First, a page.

The congressional debate over the stimulus package may be over, but the larger debate isn’t. Many critics of the bill, which contains a mix of tax cuts and government spending, believe that the government spending part just won’t work. Thirty-six of the 41 members of the Republican Senate minority voted for an amendment by Sen. Jim DeMint of South Carolina that called for a stimulus package consisting only of tax cuts. Economists whose sympathies lie with the Republicans have backed up the cut-taxes/don’t-spend approach. Robert Barro of Harvard, speaking to the Atlantic, called the stimulus package “probably the worst bill that has been put forward since the 1930s.” The government spending proposed wouldn’t work as intended, he argued. Instead, we should cut tax rates. Harvard economist Greg Mankiw, a former Bush adviser, expressed his preference for a stimulus that would immediately and permanently end payroll taxes, to be offset by an increase in gas taxes.
Adherents of the tax-cuts-only strategy are suspicious of free-spending Democrats, old-fashioned Keynesians, and big government. They believe—no, they know—that tax cuts are more efficient than government spending, since people and businesses make better and quicker decisions about spending than government does. And the way they read the relevant data, history, and experience, permanently reducing long-term tax rates has historically provided the best possible incentives to invest and spend. They may be right. But there are also reasons to think that what worked or made complete sense in the past may not be as effective today. The current, somewhat extraordinary circumstances, and the nation’s changing economic geography, should make us wonder how effective tax cuts will be in stimulating new spending and investment.
Let’s say you’re a tenured professor of economics at Harvard. You have—and have earned—a great deal of stability and security. Your job is guaranteed, at pretty much the same salary, until retirement. Your employer, which has been around for more than 350 years, isn’t going anywhere. The university provides nice health care benefits and contributes generously to a retirement plan. All of which means you can make pretty good plans about your short- and long-term financial future. If we reduce payroll taxes—or eliminate them entirely—the professor will have an extra $200 in his paycheck every month. And that might yield predictable results. Feeling slightly more flush, he might be more likely to amble down to the Coop and buy a few books or a V-neck Crimson sweater or to invest in a summer home on Cape Cod. That’s what a rational person would do. And that would stimulate the economy nicely.
Back in the day, and in many of the past episodes of postwar recession, the typical American worker resembled a Harvard professor—not in brains or wit, to be sure, but in the shape of her economic life. Many—not all, but a lot—enjoyed long, relatively secure job tenures, steady incomes, and generous employer-provided health and retirement benefits. But the economy has changed significantly in recent decades. And the circumstances that might prod our professor to start spending those tax cuts immediately might not apply to everybody else. The typical worker—white-collar, blue-collar, no-collar—doesn’t have anything like tenure or a guaranteed job. In fact, she may be working at a company that has just laid off 10 percent of its work force and may soon lay off more. She may be one of the 3.6 million people who has lost a job in the last year. She may work in an industry in which one large, longtime player has just liquidated. She might still have employer-provided health insurance, but the company may have just jacked up the employee contribution. She knows that if she loses her job, she would have to start spending several thousand dollars a year to purchase health insurance. Meanwhile, this worker—say she’s in her mid-40s—is providing for her own retirement via a 401(k), whose balance has fallen by 40 percent in the last year. Oh, and her adjustable-rate mortgage is about to readjust to a higher rate.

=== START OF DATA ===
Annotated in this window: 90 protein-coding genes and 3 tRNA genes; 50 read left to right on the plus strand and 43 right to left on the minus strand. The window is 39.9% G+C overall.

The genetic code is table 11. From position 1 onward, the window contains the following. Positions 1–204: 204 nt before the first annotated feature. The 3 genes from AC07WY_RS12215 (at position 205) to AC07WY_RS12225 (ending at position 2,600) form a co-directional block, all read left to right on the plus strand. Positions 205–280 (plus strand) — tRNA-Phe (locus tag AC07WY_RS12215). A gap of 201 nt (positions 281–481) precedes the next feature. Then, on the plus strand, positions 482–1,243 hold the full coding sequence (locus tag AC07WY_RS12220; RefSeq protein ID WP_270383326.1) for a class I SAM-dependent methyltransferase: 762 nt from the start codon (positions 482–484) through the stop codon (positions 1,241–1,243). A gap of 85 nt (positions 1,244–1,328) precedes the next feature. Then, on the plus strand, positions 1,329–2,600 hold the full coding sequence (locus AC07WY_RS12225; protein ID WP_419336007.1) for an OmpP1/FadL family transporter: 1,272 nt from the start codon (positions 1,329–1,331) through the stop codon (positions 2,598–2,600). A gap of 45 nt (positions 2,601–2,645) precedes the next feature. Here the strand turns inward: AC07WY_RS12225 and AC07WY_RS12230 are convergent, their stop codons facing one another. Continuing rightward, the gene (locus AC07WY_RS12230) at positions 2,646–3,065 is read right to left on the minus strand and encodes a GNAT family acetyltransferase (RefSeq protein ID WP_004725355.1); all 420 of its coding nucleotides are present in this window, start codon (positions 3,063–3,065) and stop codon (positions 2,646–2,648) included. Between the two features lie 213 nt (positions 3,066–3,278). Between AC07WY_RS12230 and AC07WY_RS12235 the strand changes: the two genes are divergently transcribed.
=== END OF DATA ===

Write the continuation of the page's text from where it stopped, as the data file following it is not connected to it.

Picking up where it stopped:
So, what happens if you cut this worker’s payroll taxes (assuming she’s on somebody’s payroll and isn’t a contractor or self-employed)? Well, she might spend the increased cash flow. But given everything that’s going on, a fearful but still rational person might not rush out to spend or invest the money. She might be far more likely—and well-advised—to save it, to build up a cash hoard that would allow her to remain solvent should she lose her job, or to prepare for the eventuality that she might have to buy her own health insurance. Or she might start shoveling that extra $100 per week into her 401(k) to make up for some of the huge losses she’s suffered.
Psychology plays a big role in all sorts of economic decisions. And at times like these, when people are gripped with fear, it plays an even larger role. In such a climate, cutting taxes can’t hurt. But should we expect it to have the same effect it would have in a period when people are generally confident and secure? If you believe the typical American worker would respond to tax cuts the way a typical tenured Harvard economist would, then it makes all the sense in the world to focus on tax cuts to the exclusion of other types of stimulus. But if you believe the typical American worker might respond to tax cuts the way, say, a typical Cambridge-area worker would, you might be less sure.